Vitamin K2 is preferred by the extra-hepatic tissues (bone, cartilage, vasculature) and this may be produced as MK-4 by the animal from K1, or may be of bacterial origin [MK-7, MK-9, and other MK numbers].

Vitamin K2 Dietary intake sources

There are different varieties of K2, depending on the food. There’s MK-1 from plants, and MK-4 from animal products like eggs, chicken breast, offal, or roughly 37 micrograms a day suggested by the Rotterdam Heart Study etc.  Another example is Gouda cheese that is high in K2 [ approximately 20 mcg per ounce ].   It is probable that the longer cheese is aged, the lower the the vitamin K2 content. In fermentation of milk by mesophilic bacteria, the vitamin K2 is synthesized from lactose. When lactose is largely depleted, probably within a week, production of vitamin K2 stops and thereafter vitamin K2 content declines slowly.  Mathew: Vit B2 foods 2014

Vitamin D helps you absorb calcium while vitamin K2 tells your body where to put it — into the bones where it belongs, not the delicate inner lining of the blood vessels and arteries. Calcified arteries lead to heart attacks. So it looks like eggs, cheese and butter [ from cows fed on grass grown fields ] may be part of a heart healthy diet, contrary to popular dogma.

Chemistry of vitamin K:

vitamin_k_structures
Chemical structure of different vitamin K forms

Vitamin K is a rather small molecule, only it is not soluble in water. So you need fat in the meal to absorb it. Capsules are always in certain oils [sunflower seed oil] that can easily dissolve your Vitamin K. You also need in the intestines a certain bile excretion. Of course, when you eat or ingest a meal, it is a little bit fatty. There, you have sufficient bile production. In the intestines, you have myoceles in which this Vitamin K is incorporated pretty easily. Then it is just transported through the wall of the intestines into the lymph and into the blood stream, until it reaches the liver. Mercola: Interview with Dr. Vermeer

Vitamin K chemical structure varies.  Vitamin K not a single compound, but a group name for a family of related structures that all share a methylated naphthoquinone ring system substituted with a variable aliphatic side chain. [ refer to the illustration on the right ] In phylloquinone (vitamin K1) the side chain is composed of four isoprenoid residues, the last three of which are saturated. Menaquinones (vitamin K2) form a sub-family in which the length of the side chain may range from 1 to 13 isoprene residues, all of which are unsaturated. The various menaquinones are generally denoted as MK-n, where n represents the number of isoprene residues in the aliphatic side chain. Important menaquinones are the short chain MK-4 and the long chain menaquinones MK-7, MK-8, MK-9, and MK-10 that all occur in the human diet, whereas small amounts of MK-6 have also been found in various foods.    Vermeer: Vit K overview 2012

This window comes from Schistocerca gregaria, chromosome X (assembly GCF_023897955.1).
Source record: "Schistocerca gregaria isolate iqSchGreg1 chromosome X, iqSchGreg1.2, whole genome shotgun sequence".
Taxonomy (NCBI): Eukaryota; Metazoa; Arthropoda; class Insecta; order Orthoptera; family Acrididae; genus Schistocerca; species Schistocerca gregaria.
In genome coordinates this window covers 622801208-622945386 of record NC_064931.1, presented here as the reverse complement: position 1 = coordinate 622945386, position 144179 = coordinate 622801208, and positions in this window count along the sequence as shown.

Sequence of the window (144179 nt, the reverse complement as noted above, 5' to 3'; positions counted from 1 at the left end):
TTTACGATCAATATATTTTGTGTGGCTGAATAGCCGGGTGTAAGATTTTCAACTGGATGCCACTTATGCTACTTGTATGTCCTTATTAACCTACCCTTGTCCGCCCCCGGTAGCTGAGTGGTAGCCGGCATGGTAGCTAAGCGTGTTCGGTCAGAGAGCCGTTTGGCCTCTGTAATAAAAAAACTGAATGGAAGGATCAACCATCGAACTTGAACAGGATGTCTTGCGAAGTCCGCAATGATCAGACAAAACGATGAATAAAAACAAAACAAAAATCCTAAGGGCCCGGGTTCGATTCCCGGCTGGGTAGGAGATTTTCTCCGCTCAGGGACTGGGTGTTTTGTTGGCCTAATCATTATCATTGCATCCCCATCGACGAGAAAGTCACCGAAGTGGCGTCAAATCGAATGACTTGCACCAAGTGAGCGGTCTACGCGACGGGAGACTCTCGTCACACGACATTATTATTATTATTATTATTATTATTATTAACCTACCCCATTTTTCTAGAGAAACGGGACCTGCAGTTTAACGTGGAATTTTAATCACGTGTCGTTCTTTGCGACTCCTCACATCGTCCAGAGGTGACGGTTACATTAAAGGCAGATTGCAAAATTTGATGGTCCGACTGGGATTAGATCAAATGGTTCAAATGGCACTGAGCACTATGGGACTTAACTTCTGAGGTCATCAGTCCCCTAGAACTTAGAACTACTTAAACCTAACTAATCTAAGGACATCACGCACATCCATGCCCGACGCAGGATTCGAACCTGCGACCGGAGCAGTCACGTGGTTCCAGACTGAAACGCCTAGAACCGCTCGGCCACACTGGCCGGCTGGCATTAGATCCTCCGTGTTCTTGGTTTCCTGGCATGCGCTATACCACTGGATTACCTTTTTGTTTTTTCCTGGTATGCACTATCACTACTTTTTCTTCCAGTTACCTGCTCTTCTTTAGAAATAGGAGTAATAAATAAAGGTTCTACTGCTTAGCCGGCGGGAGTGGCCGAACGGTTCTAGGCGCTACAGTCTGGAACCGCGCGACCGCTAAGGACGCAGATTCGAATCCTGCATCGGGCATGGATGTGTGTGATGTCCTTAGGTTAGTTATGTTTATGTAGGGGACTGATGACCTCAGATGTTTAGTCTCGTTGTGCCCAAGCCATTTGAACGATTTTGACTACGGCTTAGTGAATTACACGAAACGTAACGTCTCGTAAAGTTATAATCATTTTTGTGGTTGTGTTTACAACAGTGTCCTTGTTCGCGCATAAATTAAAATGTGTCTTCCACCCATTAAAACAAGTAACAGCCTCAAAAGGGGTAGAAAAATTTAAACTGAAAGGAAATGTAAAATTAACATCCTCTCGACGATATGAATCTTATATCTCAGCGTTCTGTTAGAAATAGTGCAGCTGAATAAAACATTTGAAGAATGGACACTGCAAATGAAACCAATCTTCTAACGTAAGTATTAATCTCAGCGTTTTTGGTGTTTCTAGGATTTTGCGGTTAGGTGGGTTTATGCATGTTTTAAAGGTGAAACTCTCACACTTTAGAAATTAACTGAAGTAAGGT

Another explanation about how vitamin K works is provided by Dr. Vermeer, the world's expert on vitamin K:   Vermeer: Vit K overview 2012

"Vitamin K received its name from the fact that it is required for normal blood coagulation, and during about half a century it was believed that hemostasis was the only metabolic process in which vitamin K is involved. This view is obsolete now. Since the identification of Gla as the result of vitamin K action, it became possible to search for vitamin K-dependent proteins on the basis of their amino acid structure: each protein in which gammacarboxyglutamate, generally referred to as Gla [ Gla is an amino acid that is part of certain proteins that control calcium. ], is found contains the fingerprint of vitamin K action during its biosynthesis. In this way a wide variety of proteins were found ranging from osteocalcin (the most abundant non-collagenous protein in bone), to matrix Gla-protein (MGP, the potent calcification inhibitor in our arteries), and the growth-arrest sequence-6 protein (Gas6, a protein involved in cell growth regulation). Whereas the proteins involved in blood coagulation invariably are synthesized in the liver, the newly discovered Gla-proteins have key functions in other metabolic processes and are synthesized in a wide variety of tissues. An overview of the various Gla-proteins and their functions (as far as they are known) is given in Table 1 below."


Table 1. Classification of the 17 Gla-proteins according to their function
Function Name of protein
Haemostasis (procoagulant activity) Prothrombin, factors VII, IX, and X
Haemostasis (anticoagulant activity) Proteins C, S, and Z
Artery calcification inhibition Matrix Gla-Protein (MGP)
Bone metabolism Osteocalcin
Cell growth regulation Growth-arrest sequence 6 protein (Gas6)
Functions unknown Gla-rich protein (GRP)
Periostin
Periostin-like factor
Four transmembrane Gla-proteins

Dr. Vermeer's classification of vitamin K, on the basis of proteins, identifies how vitamin K functions in the body.  Vitamins K 1 and K2 are involved in numerous metabolic processes and this article will simplify these at the risk of inadvertently omitting some key details and being at times redundant.

Natural Vitamin K is required for two bone matrix proteins: osteocalcin and matrix-Gla [gamma carboxyglutamic acid]. Gla is an amino acid that is part of certain proteins that control calcium. Vitamin K is shown to be beneficial in bone health because it helps to produce the natural protein osteocalcin [ noncollagemous protein found in bone and dentin ].  Basically, osteocalcin acts as the structural framework holding calcium in place in your bones and teeth.  And vitamin K is critical for producing osteocalcin protein.  This is important because osteocalcin cannot perform its job until vitamin K converts it to an active bone-building form.  Without this vitamin K key action, you simply wouldn't have the strong bones you do.